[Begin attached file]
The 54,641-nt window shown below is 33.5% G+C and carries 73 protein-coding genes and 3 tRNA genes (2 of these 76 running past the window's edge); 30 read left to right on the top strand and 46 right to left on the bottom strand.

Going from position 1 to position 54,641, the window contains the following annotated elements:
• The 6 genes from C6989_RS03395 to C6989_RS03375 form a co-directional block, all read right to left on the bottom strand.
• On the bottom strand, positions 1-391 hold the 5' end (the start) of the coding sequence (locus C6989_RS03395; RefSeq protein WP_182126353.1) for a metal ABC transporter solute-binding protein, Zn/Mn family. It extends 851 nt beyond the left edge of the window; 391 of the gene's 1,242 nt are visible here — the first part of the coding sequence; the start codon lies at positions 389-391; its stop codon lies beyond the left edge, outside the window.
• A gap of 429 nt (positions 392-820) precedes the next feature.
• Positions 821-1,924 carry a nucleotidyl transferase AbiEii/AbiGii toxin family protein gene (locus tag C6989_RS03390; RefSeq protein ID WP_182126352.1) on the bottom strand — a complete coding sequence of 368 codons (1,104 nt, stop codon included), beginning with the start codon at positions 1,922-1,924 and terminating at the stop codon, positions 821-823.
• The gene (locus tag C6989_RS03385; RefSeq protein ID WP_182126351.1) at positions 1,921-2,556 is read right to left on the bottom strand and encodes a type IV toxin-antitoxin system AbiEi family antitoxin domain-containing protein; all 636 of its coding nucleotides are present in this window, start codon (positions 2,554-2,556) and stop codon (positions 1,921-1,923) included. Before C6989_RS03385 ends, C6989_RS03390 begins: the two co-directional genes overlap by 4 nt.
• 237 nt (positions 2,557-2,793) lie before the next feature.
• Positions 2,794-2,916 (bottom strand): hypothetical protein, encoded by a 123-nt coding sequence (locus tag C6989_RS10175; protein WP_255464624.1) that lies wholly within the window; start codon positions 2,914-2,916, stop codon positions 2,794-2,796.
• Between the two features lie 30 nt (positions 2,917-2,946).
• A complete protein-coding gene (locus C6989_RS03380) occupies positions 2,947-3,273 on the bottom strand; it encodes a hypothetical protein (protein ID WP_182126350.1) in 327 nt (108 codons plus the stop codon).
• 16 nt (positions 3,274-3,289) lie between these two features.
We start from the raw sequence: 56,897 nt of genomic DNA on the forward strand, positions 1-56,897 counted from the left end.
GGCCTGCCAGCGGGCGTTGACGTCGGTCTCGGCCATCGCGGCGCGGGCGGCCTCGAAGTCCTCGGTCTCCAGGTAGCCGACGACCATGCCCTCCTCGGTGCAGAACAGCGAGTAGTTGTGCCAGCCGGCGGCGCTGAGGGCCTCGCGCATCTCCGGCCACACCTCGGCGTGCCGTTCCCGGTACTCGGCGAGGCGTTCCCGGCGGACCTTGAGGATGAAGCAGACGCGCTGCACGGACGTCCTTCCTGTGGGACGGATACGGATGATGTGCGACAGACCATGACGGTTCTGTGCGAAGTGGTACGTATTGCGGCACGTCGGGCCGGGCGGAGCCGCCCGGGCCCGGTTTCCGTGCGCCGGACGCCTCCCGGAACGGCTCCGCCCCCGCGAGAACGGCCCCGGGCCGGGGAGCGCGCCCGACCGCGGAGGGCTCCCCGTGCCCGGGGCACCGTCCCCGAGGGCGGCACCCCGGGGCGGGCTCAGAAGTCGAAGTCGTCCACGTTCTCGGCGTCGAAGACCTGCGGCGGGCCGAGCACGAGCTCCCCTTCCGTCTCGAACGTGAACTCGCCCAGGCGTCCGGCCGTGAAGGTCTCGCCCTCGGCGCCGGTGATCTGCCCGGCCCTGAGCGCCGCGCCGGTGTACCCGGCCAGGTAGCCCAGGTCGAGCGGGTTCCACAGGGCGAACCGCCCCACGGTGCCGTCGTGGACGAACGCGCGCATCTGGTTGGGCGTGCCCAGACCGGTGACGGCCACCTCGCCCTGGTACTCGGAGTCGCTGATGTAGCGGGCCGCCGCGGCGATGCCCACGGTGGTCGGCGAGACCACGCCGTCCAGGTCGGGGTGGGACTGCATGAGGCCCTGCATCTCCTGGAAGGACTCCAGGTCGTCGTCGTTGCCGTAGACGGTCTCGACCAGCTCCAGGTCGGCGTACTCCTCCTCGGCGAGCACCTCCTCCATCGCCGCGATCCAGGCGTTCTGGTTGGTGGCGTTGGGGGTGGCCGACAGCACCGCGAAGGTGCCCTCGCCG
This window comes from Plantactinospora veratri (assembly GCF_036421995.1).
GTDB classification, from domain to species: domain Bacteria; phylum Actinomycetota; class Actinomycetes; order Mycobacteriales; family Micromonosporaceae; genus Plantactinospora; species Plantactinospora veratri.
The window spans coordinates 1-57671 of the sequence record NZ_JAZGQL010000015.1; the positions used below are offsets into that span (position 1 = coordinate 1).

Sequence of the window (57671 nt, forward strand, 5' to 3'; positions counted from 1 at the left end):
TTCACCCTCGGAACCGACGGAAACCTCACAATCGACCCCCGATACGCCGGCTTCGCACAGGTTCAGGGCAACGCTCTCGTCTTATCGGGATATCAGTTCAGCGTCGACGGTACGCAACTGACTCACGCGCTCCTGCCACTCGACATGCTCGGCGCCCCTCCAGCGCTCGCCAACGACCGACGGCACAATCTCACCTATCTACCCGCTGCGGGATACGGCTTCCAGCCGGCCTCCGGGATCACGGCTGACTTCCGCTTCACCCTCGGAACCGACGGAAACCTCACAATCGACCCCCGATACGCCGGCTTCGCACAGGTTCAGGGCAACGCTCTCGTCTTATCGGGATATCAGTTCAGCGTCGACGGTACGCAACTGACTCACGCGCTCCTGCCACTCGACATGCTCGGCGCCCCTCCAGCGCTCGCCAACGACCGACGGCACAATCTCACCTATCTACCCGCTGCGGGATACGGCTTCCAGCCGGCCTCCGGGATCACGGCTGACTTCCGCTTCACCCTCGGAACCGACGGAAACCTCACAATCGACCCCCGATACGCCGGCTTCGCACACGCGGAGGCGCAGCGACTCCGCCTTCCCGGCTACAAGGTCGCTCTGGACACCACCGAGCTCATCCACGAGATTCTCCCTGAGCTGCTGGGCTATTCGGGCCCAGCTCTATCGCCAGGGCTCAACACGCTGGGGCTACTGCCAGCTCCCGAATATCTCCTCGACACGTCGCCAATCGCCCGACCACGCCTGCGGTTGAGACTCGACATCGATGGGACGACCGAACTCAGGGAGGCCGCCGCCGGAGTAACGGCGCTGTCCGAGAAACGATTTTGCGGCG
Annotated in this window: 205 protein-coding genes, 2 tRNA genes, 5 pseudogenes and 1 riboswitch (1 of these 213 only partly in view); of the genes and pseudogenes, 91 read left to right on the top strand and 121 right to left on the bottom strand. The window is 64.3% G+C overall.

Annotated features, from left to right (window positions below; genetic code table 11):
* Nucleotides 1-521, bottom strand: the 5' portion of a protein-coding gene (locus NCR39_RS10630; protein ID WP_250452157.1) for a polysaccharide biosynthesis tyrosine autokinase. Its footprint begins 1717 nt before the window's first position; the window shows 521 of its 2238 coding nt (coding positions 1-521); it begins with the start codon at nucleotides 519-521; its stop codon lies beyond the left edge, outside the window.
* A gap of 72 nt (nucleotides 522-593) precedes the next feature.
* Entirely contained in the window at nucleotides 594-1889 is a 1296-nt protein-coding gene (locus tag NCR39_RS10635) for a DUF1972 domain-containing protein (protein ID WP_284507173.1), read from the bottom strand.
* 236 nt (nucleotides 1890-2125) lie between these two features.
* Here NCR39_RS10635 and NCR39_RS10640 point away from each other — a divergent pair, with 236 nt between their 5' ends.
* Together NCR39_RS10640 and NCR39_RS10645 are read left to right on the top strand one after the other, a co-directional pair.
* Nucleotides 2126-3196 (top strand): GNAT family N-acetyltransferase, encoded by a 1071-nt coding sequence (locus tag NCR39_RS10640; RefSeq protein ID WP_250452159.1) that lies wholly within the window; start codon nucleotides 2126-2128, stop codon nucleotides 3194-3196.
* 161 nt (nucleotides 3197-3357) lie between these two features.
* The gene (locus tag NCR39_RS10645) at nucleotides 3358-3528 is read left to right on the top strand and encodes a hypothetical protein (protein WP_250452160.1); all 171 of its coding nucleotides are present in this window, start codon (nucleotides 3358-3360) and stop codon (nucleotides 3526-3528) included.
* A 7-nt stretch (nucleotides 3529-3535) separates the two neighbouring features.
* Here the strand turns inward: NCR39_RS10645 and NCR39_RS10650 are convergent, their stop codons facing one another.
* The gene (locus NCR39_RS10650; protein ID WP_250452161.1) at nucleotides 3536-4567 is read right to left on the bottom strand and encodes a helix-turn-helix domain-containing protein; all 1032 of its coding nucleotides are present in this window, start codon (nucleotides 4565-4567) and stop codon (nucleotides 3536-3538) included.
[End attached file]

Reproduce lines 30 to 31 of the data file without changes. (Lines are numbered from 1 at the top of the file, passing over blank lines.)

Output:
* The gene (locus tag NCR39_RS10645) at nucleotides 3358-3528 is read left to right on the top strand and encodes a hypothetical protein (protein WP_250452160.1); all 171 of its coding nucleotides are present in this window, start codon (nucleotides 3358-3360) and stop codon (nucleotides 3526-3528) included.
* A 7-nt stretch (nucleotides 3529-3535) separates the two neighbouring features.